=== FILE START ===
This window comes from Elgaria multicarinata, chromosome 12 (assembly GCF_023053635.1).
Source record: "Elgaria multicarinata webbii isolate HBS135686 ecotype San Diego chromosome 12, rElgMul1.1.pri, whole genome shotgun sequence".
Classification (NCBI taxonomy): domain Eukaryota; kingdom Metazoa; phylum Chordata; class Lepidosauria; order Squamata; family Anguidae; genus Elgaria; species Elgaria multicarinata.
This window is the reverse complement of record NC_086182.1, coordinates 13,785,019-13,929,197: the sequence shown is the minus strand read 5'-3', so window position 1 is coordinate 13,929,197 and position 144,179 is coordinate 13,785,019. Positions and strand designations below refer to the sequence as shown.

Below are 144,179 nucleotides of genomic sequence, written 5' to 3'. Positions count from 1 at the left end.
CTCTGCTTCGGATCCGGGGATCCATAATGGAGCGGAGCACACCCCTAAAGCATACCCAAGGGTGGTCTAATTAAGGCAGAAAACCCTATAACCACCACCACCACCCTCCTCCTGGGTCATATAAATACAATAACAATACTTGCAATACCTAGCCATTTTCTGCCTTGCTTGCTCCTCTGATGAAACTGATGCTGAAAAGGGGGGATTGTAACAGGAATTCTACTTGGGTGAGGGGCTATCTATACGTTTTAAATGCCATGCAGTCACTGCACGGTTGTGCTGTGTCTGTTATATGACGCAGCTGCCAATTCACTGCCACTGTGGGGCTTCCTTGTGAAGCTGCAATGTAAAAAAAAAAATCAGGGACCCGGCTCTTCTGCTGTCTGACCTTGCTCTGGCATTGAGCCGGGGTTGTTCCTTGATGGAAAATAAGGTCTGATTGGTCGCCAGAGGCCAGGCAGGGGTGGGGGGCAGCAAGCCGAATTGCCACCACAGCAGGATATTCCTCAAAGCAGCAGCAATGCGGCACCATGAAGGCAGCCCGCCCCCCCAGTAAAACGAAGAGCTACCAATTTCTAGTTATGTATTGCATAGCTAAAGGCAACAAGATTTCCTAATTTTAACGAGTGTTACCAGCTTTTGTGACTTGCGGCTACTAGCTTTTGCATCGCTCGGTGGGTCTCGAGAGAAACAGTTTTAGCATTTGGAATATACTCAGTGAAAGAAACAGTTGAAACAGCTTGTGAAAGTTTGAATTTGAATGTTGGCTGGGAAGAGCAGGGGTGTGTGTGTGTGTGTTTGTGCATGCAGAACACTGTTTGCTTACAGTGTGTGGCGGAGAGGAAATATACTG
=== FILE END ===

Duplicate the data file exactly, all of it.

This window comes from Elgaria multicarinata, chromosome 12 (assembly GCF_023053635.1).
Source record: "Elgaria multicarinata webbii isolate HBS135686 ecotype San Diego chromosome 12, rElgMul1.1.pri, whole genome shotgun sequence".
Classification (NCBI taxonomy): domain Eukaryota; kingdom Metazoa; phylum Chordata; class Lepidosauria; order Squamata; family Anguidae; genus Elgaria; species Elgaria multicarinata.
This window is the reverse complement of record NC_086182.1, coordinates 13,785,019-13,929,197: the sequence shown is the minus strand read 5'-3', so window position 1 is coordinate 13,929,197 and position 144,179 is coordinate 13,785,019. Positions and strand designations below refer to the sequence as shown.

Below are 144,179 nucleotides of genomic sequence, written 5' to 3'. Positions count from 1 at the left end.
CTCTGCTTCGGATCCGGGGATCCATAATGGAGCGGAGCACACCCCTAAAGCATACCCAAGGGTGGTCTAATTAAGGCAGAAAACCCTATAACCACCACCACCACCCTCCTCCTGGGTCATATAAATACAATAACAATACTTGCAATACCTAGCCATTTTCTGCCTTGCTTGCTCCTCTGATGAAACTGATGCTGAAAAGGGGGGATTGTAACAGGAATTCTACTTGGGTGAGGGGCTATCTATACGTTTTAAATGCCATGCAGTCACTGCACGGTTGTGCTGTGTCTGTTATATGACGCAGCTGCCAATTCACTGCCACTGTGGGGCTTCCTTGTGAAGCTGCAATGTAAAAAAAAAAATCAGGGACCCGGCTCTTCTGCTGTCTGACCTTGCTCTGGCATTGAGCCGGGGTTGTTCCTTGATGGAAAATAAGGTCTGATTGGTCGCCAGAGGCCAGGCAGGGGTGGGGGGCAGCAAGCCGAATTGCCACCACAGCAGGATATTCCTCAAAGCAGCAGCAATGCGGCACCATGAAGGCAGCCCGCCCCCCCAGTAAAACGAAGAGCTACCAATTTCTAGTTATGTATTGCATAGCTAAAGGCAACAAGATTTCCTAATTTTAACGAGTGTTACCAGCTTTTGTGACTTGCGGCTACTAGCTTTTGCATCGCTCGGTGGGTCTCGAGAGAAACAGTTTTAGCATTTGGAATATACTCAGTGAAAGAAACAGTTGAAACAGCTTGTGAAAGTTTGAATTTGAATGTTGGCTGGGAAGAGCAGGGGTGTGTGTGTGTGTGTTTGTGCATGCAGAACACTGTTTGCTTACAGTGTGTGGCGGAGAGGAAATATACTG